Will County Court Officials Defy Rules in Transgender Woman's Case: Lambda Legal Asks State High Court to Enforce Them
(Springfield, IL, January 17, 2008) — In papers to be filed today at the Illinois Supreme Court, Lambda Legal asked the state high court to compel the Chief Judge and the Circuit Court Clerk of the Twelfth Judicial Circuit in Will County, to follow proper court procedure so Daunn Turner, a low-income, disabled transgender woman, can continue the process to legally change her name.
Under Illinois law, all low-income individuals who cannot afford court fees are entitled to a waiver of fees associated with legal proceedings. Ms. Turner's request for a waiver was rejected, however, because Will County court officials determined that changing her legal name was unnecessary and unimportant.
"All poor people — including poor transgender people — are entitled to equal access to the courts," said Christopher Clark, Senior Staff Attorney in Lambda Legal's Midwest Regional Office in Chicago. "By refusing to give appropriate consideration to Ms. Turner's financial circumstances, the Will County court has shut her out of the judicial process."
Daunn Turner is a 52-year-old transgender woman. She is disabled and receives benefits from the Social Security Disability Insurance (SSDI) Program. Ms. Turner wants to legally change her name to Daunn so that her name will better reflect her female identity and so that she can avoid the harassment and discrimination that often results when people learn that her current legal name — a stereotypically "male" name — is at odds with how she appears.
On July 6, 2007, Turner submitted a petition to the Will County Court to begin the process of changing her legal name. Included with her petition was a request for a waiver of the court fees associated with the petition based on Ms. Turner's status as a low-income, disabled individual. The Circuit Clerk declined to file her papers and did not open an official court record. Instead, Ms. Turner was directed to submit her paperwork to the offices of the Chief Judge. Weeks later, the Chief Judge rejected Ms. Turner's petition in a telephone call telling her that he would not spend county money on her request. He said that a name change was "not that important" and "something she wanted" rather than "something she needed." When asked to consider Turner's disability and financial situation, the Chief Judge refused, telling her that she should ask for money from her friends on her upcoming birthday to help fund her name change.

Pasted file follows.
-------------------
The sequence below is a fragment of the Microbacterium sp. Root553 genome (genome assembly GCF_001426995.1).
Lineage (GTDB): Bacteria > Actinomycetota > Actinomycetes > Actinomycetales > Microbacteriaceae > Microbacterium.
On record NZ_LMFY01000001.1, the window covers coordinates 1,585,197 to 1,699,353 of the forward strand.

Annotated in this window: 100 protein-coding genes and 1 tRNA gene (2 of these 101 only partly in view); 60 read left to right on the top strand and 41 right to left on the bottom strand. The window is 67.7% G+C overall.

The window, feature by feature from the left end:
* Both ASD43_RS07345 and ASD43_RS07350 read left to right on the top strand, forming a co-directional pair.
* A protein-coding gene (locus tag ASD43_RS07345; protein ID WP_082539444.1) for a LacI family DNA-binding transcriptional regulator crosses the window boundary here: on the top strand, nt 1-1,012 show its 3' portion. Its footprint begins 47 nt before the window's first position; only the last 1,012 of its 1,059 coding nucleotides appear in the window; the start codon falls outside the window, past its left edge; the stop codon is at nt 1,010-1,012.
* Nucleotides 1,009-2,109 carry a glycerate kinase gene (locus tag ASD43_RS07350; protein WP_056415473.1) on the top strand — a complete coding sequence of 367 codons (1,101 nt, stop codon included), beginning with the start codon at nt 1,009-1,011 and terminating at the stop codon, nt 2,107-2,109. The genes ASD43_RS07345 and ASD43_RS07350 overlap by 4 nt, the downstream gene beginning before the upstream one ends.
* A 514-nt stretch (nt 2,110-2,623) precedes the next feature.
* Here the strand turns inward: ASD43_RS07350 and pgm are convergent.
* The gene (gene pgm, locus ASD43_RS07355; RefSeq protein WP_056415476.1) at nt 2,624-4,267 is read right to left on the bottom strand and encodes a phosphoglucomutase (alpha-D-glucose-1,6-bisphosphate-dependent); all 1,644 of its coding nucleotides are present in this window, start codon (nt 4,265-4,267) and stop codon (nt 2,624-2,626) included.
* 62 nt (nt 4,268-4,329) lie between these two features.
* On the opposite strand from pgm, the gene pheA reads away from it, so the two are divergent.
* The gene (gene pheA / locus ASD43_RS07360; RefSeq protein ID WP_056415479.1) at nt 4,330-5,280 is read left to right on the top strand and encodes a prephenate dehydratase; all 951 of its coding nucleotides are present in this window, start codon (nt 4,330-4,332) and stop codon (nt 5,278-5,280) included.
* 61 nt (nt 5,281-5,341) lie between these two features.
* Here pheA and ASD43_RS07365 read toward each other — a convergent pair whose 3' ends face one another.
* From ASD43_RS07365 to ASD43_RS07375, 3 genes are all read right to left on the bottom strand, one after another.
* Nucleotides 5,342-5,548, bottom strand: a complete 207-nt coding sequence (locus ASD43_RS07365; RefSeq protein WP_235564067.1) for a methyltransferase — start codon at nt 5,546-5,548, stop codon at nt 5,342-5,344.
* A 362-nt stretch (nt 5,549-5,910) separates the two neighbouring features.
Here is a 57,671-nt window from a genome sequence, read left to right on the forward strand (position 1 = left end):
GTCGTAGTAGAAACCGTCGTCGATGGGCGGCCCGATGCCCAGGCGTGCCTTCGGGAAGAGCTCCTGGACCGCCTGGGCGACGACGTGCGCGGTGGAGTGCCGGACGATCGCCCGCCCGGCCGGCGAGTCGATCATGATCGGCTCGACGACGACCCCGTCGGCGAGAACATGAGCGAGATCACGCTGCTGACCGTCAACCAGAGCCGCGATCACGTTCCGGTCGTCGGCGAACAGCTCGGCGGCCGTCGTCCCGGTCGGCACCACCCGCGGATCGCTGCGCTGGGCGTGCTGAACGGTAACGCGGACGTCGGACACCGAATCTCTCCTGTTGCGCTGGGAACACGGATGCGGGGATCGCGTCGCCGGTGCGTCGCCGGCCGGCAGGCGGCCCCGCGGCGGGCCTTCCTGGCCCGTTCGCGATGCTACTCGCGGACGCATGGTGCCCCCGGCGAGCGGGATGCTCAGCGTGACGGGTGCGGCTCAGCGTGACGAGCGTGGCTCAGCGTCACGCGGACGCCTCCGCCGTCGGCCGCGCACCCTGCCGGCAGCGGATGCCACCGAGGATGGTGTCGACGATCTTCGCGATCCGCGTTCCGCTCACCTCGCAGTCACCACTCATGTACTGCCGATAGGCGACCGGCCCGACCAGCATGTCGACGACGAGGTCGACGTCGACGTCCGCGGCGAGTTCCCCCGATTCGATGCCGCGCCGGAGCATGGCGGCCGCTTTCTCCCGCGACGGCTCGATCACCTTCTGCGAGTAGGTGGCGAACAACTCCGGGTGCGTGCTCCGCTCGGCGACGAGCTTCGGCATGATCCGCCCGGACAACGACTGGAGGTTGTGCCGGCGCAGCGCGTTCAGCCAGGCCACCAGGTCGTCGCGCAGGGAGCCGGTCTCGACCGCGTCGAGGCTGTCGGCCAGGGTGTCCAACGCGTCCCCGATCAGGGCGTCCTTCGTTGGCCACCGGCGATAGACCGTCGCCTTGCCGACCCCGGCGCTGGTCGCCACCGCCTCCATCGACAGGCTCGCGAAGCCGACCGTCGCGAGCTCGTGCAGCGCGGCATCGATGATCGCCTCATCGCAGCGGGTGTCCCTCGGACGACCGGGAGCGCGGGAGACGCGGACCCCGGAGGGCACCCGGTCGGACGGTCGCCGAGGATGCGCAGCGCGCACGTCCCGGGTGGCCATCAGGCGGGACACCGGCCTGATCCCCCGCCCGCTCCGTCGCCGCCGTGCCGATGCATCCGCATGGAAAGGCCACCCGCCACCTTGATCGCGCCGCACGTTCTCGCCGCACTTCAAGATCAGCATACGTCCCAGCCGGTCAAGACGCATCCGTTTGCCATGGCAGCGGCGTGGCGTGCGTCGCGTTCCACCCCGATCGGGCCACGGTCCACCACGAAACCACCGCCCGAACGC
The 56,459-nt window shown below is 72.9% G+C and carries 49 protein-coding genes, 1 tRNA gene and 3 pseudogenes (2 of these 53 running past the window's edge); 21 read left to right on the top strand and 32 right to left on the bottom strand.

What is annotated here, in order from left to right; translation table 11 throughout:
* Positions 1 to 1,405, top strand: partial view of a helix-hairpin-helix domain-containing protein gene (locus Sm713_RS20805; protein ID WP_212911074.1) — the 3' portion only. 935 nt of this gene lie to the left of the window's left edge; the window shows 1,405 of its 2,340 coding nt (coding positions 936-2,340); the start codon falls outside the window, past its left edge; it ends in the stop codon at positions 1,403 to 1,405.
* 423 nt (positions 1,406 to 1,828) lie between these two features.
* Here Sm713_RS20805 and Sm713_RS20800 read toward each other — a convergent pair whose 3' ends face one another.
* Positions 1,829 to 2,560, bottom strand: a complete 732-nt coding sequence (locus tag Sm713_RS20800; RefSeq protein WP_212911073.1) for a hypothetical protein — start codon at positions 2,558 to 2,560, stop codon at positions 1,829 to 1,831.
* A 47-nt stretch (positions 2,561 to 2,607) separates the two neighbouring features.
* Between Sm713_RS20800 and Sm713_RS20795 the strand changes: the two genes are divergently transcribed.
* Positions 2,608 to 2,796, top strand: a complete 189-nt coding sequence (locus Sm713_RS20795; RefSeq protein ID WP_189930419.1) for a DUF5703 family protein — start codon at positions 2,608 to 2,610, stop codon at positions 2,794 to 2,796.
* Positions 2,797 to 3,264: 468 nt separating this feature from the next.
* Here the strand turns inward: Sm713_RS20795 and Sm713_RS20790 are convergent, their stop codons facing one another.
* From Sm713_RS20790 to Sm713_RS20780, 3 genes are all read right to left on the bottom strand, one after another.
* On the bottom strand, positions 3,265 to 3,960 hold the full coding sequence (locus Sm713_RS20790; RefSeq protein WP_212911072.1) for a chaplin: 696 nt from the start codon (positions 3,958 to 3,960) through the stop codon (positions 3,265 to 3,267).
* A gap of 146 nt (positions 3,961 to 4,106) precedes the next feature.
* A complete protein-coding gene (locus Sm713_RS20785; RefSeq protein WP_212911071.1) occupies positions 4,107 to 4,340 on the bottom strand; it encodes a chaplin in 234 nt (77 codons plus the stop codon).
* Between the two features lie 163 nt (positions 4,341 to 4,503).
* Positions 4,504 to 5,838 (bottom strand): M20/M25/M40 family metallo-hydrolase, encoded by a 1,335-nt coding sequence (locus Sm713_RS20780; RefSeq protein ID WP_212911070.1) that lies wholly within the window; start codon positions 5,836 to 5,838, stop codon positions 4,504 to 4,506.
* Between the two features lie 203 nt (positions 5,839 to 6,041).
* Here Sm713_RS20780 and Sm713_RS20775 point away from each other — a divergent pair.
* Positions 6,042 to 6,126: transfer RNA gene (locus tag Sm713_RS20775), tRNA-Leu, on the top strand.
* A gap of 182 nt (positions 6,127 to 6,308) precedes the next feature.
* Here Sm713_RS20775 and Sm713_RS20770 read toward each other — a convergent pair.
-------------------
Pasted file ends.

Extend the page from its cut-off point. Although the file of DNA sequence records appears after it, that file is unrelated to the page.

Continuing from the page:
When Ms.Turner asked him about her right to appeal his decision, he informed her that she had no such right and that he was the ultimate decision maker.
The Chief Judge did not issue a written order explaining his decision as required by state law. Without either an official case file or a written order, Turner was left in legal limbo, with no ability either to proceed with her name change or to appeal the Chief Judge's decision.
Lambda Legal's complaint argues that the Circuit Court Clerk and the Chief Judge failed to follow proper procedure by refusing to allow Ms. Turner to proceed with her name change while her request for a fee waiver was pending and by refusing to issue a written order explaining the reasons for denying the fee waiver.
The case is Turner v. The Honorable Stephen White, Chief Judge, Twelfth Judicial Circuit and Pamela J. McGuire, Circuit Court Clerk, Twelfth Judicial Circuit.
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